So we got to loosen up, we got to loosen on my beef a bit. Then were going to add some shallots into the mix, okay for a 6 ounce fillet I would have just take one shallot chopped but since I’ve got this fillets in here I really figure about this, this is about ½ and that’s three and a little bit more. Okay three shallots and to this now I’m going to add about a tablespoon – well since we’ve I’m going to do a little bit on that let us say about a tablespoon and a half add a little more of peppers. I’m also going to add about three teaspoons to this mix here, three teaspoons of Worcestershire Sauce, Worcestershire Sauce and I’m going to put a good shaft from half a lemon in here. Okay there you go just like that and be careful with this lemon, lemons spits.
Now I want to mix this and I’m going to fold it very gently, I’m going to put a pinch of salt in here, also just a little bit that’s about it, right, okay. Were going to fold it in and otherwise when I’m going to turn the bowl were going to scoop from the back towards the front. Okay and this is used at the back of the spoon to push it all together because I really don’t want to work that meat and I don’t want to beat it or really kind of turn it too much, just want to fold it in gently. Spread with the back of the spoon just, just so that we evenly mix all ingredients.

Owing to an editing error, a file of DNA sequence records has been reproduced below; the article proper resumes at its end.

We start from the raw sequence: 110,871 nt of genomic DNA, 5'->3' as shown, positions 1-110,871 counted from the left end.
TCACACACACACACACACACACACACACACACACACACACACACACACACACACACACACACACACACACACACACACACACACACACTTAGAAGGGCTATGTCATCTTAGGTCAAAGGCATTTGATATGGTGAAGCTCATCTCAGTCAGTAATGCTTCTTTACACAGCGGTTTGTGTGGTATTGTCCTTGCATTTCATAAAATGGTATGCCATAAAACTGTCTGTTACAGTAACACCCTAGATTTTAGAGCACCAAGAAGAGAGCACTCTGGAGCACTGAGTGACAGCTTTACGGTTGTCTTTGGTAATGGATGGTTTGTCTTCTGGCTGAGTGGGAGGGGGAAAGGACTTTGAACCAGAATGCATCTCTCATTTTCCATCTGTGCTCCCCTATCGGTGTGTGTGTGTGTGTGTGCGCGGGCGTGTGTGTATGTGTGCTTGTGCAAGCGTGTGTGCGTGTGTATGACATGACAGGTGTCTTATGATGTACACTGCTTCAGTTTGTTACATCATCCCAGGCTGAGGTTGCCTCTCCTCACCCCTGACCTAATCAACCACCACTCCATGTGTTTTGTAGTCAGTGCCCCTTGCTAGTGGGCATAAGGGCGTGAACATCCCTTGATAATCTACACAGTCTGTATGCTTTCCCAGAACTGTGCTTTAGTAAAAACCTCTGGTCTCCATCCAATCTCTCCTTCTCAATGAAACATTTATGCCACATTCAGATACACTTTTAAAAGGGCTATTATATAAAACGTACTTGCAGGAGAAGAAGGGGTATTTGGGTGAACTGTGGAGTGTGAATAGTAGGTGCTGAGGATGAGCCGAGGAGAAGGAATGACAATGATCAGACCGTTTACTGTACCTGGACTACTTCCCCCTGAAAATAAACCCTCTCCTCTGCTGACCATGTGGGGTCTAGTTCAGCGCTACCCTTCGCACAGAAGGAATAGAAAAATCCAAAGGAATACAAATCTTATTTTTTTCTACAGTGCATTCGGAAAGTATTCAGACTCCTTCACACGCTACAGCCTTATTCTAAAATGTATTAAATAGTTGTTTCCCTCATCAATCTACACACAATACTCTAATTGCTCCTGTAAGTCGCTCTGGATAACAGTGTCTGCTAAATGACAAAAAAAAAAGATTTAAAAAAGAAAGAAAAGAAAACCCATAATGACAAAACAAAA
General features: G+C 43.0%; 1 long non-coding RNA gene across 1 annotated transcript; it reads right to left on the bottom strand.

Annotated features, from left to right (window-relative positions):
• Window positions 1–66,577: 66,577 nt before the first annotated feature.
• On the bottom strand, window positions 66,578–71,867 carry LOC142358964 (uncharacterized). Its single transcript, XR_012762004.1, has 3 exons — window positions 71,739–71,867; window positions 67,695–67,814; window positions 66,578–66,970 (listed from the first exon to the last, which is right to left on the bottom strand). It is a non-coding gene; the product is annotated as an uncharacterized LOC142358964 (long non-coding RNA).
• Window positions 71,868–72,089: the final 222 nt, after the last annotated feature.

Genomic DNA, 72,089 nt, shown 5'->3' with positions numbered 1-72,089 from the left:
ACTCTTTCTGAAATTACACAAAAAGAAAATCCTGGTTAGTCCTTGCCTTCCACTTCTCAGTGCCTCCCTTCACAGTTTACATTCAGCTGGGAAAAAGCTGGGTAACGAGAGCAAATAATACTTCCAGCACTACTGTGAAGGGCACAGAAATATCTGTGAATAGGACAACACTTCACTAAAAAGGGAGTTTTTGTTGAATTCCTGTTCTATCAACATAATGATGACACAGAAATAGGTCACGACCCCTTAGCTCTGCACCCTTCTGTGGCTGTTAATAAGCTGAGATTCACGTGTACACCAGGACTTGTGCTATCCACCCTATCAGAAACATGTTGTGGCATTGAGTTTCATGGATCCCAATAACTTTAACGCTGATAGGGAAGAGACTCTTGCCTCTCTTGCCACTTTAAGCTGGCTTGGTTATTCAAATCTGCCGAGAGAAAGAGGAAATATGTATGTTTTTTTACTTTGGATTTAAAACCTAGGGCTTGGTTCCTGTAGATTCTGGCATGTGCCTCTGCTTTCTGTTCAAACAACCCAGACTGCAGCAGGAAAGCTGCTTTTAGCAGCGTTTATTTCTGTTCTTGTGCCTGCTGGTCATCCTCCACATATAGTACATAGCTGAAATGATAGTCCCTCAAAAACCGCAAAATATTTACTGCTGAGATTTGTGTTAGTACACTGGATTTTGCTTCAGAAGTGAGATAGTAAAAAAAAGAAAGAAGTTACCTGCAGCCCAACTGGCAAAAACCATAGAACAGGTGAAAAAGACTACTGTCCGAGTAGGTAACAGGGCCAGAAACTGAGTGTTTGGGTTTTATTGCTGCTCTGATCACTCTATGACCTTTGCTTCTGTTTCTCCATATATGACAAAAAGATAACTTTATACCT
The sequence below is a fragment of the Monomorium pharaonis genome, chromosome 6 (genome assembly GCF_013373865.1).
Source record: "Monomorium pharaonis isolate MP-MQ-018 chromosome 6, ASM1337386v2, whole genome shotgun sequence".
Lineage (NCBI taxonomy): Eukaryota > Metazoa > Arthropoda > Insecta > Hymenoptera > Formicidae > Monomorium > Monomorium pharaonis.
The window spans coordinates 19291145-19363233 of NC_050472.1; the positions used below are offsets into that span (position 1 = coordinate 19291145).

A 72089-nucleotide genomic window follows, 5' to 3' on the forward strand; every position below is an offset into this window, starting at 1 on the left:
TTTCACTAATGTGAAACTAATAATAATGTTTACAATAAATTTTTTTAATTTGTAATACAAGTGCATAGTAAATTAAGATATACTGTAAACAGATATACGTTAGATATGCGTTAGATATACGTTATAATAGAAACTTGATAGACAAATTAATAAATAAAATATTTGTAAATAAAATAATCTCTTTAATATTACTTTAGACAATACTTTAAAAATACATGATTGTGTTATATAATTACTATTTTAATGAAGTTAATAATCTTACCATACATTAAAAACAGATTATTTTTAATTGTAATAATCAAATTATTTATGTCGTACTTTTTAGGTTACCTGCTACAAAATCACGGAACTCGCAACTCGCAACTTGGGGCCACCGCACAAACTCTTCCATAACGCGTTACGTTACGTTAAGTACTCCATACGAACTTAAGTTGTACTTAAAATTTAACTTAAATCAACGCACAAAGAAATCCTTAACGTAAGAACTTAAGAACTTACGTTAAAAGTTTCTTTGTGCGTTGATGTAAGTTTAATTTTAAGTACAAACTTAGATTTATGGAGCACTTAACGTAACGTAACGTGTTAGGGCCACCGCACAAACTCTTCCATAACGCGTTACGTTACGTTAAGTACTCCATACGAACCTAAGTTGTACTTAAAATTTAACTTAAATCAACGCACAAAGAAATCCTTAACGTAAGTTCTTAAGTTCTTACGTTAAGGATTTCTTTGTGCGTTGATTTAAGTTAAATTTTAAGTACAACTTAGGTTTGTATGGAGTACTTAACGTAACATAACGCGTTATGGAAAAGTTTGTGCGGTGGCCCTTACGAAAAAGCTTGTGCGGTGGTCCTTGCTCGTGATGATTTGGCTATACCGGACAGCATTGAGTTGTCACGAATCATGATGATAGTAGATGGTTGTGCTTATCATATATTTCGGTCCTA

Now the sauce for this dish today, you can go a number ways on the sauce I’ve seen this dish served with a reduced balsamic that was a really nice presentation. Today what we are going to do is were going to make a, were going to make a Dijon aioli it would be kind of like a mayonnaise. Were going to make it from scratch and the basis of the flavor is Dijon mustard. So for now let’s put aside over here and were going to start our dressing over here.
Now I’ve got here a quarter cup of champagne vinegar and a quarter cup of Dijon mustard. We put that right into our bowl were also going to add to here one egg yolk, okay. Also dilly have, dilly half of the lemon I have it’s called that about a tablespoon, put a pinch of salt and a pinch of black pepper. Now the next step I’m going to combine these ingredients here.
All right now the next step we’ll going to make it a emulsion, now everybody knows that oil on water doesn’t mixed but they can be encourage the way we, were going to bring them together. A mayonnaise is a permanent emulsion. In other words an emulsion is when oil and water we kind of make then come together. An example of a temporary emulsion would be Italian salad dressing with the oil and vinegar and the herbs and we sake it up before we put – so we mixed it temporarily we should pour in our salad then we put the bottle back on the table and you can see the separation comes back.